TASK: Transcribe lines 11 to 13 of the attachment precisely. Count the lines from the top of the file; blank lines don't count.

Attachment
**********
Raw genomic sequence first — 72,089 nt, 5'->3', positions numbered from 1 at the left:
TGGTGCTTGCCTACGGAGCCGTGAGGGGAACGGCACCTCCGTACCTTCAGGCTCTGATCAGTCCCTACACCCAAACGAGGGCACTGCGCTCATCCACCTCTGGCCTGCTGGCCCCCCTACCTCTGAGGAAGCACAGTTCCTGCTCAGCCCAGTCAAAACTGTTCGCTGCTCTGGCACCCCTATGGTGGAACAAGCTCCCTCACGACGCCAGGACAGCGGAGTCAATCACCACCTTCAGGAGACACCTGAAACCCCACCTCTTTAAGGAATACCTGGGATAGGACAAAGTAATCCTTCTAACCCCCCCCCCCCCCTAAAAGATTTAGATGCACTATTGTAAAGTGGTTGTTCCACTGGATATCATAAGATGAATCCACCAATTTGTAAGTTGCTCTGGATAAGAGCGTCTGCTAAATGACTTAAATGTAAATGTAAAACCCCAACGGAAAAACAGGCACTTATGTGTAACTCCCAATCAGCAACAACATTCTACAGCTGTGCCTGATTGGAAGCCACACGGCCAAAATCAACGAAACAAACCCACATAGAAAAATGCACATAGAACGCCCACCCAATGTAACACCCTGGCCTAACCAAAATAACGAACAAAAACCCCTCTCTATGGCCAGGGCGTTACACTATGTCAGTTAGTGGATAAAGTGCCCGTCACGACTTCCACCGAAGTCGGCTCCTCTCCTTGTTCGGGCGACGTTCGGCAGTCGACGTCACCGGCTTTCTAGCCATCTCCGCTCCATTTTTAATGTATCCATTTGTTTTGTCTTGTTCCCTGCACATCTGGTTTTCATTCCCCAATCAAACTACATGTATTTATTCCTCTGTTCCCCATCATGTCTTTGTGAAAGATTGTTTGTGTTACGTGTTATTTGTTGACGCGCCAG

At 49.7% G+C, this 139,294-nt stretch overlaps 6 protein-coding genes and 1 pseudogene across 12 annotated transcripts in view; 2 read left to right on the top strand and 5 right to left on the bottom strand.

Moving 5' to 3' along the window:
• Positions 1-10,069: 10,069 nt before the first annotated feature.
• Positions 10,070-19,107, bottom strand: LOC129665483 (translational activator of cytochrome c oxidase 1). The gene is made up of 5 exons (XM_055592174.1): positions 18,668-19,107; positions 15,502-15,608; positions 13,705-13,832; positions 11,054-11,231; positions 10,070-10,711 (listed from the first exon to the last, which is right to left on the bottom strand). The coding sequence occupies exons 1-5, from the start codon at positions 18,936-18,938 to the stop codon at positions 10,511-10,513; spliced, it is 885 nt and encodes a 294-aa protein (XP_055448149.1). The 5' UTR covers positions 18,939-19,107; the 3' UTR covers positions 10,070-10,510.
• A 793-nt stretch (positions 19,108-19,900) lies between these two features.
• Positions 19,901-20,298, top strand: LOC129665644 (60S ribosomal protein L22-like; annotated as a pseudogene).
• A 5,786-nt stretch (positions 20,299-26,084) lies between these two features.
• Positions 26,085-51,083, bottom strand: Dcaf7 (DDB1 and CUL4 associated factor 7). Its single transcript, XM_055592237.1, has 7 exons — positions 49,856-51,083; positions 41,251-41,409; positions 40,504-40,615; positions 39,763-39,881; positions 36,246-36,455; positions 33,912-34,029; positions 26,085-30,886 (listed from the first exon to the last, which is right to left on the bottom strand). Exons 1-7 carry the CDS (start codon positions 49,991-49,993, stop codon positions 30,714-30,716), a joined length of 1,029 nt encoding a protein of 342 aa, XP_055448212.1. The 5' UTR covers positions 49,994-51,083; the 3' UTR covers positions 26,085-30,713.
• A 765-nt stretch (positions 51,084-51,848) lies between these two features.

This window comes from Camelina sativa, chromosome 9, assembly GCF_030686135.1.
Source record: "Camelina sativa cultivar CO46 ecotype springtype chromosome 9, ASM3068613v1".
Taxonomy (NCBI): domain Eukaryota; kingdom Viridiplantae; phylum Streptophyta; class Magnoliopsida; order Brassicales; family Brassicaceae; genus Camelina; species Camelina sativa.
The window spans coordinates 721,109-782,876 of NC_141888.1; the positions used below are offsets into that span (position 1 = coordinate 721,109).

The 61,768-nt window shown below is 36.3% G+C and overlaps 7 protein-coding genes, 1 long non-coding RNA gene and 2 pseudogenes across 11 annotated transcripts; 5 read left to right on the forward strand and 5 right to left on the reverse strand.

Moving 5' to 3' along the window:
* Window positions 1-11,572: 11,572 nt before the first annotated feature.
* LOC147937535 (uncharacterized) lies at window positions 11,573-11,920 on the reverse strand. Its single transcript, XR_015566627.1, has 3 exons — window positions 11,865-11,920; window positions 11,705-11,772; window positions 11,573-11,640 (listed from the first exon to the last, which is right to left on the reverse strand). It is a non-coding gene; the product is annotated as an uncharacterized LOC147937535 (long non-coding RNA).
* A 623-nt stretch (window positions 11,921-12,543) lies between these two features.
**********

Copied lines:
• A 765-nt stretch (positions 51,084-51,848) lies between these two features.

This window comes from Camelina sativa, chromosome 9, assembly GCF_030686135.1.
Source record: "Camelina sativa cultivar CO46 ecotype springtype chromosome 9, ASM3068613v1".